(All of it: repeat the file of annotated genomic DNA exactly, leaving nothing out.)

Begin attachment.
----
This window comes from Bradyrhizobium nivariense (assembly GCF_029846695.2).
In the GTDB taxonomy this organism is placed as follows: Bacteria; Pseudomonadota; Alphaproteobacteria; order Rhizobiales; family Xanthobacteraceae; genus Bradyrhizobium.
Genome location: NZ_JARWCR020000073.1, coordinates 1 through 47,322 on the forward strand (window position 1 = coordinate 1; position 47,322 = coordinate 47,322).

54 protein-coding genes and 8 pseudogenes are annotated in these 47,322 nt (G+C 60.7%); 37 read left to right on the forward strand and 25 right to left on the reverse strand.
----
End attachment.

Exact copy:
This window comes from Bradyrhizobium nivariense (assembly GCF_029846695.2).
In the GTDB taxonomy this organism is placed as follows: Bacteria; Pseudomonadota; Alphaproteobacteria; order Rhizobiales; family Xanthobacteraceae; genus Bradyrhizobium.
Genome location: NZ_JARWCR020000073.1, coordinates 1 through 47,322 on the forward strand (window position 1 = coordinate 1; position 47,322 = coordinate 47,322).

54 protein-coding genes and 8 pseudogenes are annotated in these 47,322 nt (G+C 60.7%); 37 read left to right on the forward strand and 25 right to left on the reverse strand.